The legal Age of Consent varies from 11 to 21 years old from country to country around the world. In some countries, there is no legal age of consent but all sexual relations are forbidden outside of marriage.

    So here we are discussing age of consent, and some persons were probably laughing at us.
     
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  12. shunyadragon

    shunyadragon shunyadragon
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    Do you actually need a reference to simply look up a word in the dictionary?

    ALL cultures and societies of humanity have codes and contracts of morals and ethics. They are universal, and functional in each society and culture in history.

    God reveals spiritual laws and principles, which are not morals and ethics. It is foolishly anthropomorphic to think God has morals and ethics, which are very fallible human standards. Morals and ethics do evolve in some ways to parallel God's spiritual laws and principles.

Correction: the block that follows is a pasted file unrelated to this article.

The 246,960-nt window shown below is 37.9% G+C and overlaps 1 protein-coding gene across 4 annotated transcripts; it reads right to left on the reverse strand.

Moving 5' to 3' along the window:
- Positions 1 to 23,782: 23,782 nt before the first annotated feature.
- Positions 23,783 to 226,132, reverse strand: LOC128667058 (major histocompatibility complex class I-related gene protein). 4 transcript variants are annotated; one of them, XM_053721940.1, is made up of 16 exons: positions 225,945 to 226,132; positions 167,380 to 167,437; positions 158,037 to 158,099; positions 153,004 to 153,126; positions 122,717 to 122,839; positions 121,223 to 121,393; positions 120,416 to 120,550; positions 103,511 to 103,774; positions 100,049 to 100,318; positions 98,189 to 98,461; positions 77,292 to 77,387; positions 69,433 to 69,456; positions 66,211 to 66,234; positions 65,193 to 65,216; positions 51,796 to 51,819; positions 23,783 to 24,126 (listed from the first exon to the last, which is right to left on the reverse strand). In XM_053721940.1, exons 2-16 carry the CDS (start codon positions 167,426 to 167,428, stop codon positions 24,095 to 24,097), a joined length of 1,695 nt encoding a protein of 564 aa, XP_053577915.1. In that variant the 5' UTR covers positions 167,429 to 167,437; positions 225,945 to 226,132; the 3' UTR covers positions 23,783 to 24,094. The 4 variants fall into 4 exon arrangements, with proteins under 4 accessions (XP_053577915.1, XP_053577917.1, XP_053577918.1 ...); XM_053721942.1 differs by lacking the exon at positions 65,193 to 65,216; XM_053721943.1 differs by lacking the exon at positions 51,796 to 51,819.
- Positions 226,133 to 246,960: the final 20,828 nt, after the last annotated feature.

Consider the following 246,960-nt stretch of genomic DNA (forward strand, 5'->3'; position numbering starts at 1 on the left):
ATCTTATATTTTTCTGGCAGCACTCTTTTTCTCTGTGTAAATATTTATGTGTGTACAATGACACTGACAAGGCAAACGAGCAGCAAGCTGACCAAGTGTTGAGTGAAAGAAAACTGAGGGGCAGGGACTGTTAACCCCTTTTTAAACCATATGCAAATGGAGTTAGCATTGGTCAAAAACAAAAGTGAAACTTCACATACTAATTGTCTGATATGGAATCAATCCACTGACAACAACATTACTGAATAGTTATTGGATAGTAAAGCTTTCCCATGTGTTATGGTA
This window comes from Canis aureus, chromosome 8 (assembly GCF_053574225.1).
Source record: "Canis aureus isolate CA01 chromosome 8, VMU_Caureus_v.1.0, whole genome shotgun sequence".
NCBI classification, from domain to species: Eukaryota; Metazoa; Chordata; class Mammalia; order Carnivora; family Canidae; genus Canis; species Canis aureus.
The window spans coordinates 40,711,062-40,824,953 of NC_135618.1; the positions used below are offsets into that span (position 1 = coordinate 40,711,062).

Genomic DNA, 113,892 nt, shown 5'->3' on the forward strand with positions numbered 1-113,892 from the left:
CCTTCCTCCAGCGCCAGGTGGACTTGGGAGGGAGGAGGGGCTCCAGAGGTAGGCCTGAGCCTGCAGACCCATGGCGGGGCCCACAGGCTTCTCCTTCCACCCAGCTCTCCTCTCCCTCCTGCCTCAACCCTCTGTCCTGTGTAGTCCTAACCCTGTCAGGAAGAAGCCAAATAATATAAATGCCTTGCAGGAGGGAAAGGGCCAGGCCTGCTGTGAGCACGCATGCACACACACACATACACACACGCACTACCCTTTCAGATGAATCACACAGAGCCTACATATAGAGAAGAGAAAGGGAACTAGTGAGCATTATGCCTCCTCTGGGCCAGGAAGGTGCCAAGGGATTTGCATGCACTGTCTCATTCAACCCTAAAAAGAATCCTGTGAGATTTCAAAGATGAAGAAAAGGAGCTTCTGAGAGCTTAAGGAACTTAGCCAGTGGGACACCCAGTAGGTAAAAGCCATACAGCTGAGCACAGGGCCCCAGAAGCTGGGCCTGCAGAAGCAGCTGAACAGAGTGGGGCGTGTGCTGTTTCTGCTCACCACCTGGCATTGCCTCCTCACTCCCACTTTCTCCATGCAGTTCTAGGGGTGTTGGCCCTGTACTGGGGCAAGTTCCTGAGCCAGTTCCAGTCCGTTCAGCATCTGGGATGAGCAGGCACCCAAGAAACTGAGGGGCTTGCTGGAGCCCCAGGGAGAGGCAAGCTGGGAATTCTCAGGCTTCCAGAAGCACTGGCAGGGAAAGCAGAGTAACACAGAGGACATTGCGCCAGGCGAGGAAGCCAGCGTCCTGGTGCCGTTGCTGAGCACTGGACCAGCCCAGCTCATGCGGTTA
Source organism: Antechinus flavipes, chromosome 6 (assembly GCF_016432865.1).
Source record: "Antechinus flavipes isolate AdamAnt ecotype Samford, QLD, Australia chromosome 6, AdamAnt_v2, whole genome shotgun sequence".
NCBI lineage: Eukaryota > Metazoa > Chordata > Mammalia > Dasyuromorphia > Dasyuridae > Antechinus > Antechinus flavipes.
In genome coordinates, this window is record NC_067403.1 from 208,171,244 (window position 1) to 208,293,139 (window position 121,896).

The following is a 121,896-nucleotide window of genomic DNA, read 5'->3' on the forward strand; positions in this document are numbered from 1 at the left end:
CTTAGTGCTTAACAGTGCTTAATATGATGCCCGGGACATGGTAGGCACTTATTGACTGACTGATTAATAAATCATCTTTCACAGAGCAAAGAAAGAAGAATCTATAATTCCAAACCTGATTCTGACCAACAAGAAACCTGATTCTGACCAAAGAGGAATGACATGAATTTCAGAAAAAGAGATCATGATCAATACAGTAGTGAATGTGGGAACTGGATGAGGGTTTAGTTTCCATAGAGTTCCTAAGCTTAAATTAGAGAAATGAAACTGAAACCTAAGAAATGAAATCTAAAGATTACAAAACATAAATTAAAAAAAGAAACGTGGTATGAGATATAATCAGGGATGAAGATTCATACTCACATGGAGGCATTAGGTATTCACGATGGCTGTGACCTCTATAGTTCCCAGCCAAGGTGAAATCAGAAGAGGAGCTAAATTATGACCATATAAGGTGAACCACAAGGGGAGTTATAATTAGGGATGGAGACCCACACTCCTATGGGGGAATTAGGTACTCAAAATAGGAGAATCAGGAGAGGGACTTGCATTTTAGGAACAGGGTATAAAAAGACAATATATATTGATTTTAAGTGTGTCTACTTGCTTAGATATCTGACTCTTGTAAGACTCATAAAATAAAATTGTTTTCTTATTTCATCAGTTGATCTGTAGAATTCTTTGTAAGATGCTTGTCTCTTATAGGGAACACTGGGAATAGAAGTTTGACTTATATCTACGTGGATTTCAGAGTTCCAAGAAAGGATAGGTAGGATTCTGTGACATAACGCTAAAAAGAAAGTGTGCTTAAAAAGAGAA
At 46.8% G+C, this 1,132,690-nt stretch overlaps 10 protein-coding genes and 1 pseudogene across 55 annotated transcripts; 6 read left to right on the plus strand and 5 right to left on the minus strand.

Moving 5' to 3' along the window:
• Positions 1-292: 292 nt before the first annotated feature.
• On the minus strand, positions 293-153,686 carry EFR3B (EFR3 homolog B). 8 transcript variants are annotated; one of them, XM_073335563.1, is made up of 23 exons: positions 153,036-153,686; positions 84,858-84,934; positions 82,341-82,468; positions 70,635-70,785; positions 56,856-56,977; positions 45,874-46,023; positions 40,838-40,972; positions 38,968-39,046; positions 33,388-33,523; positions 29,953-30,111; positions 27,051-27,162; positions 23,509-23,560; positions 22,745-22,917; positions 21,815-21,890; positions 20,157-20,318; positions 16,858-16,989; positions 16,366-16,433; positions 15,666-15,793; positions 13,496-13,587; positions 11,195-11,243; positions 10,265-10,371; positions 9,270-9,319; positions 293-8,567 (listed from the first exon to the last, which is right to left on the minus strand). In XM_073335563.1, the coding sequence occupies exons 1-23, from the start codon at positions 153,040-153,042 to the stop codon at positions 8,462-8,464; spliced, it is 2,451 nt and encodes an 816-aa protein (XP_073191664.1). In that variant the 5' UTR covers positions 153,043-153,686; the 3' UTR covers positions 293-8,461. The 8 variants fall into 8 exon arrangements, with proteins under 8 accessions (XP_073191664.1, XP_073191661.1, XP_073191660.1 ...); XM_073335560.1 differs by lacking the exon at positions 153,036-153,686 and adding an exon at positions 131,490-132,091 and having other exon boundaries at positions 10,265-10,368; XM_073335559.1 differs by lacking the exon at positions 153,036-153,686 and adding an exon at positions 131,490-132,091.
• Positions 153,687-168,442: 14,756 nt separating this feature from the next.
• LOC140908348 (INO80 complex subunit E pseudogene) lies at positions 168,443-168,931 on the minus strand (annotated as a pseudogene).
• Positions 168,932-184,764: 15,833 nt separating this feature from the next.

From: https://www.google.com/search?rlz=1...0i67j35i39j0i3j0i131i20i264j0i131.kGti76fqZzw
    mor·al ˈmôrəl/ noun plural noun: morals
    1. 1.
      a lesson, especially one concerning what is right or prudent, that can be derived from a story, a piece of information, or an experience.
      "the moral of this story was that one must see the beauty in what one has"
      synonyms: lesson, message, meaning, significance, signification, import, point, teaching
      "the moral of the story"
    2. 2.
      a person's standards of behavior or beliefs concerning what is and is not acceptable for them to do.
      "the corruption of public morals"
      synonyms: moral code, code of ethics, (moral) values, principles, standards, (sense of) morality, scruples
      "he has no morals"
     
    #132 shunyadragon, Oct 7, 2018
    Last edited: Oct 7, 2018
  13. nPeace

    nPeace Well-Known Member

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    Someone recommended I start a discussion on morality.
    Can I use your quote here to start a new thread on morality.
     
  14. shunyadragon

    shunyadragon shunyadragon
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    Yes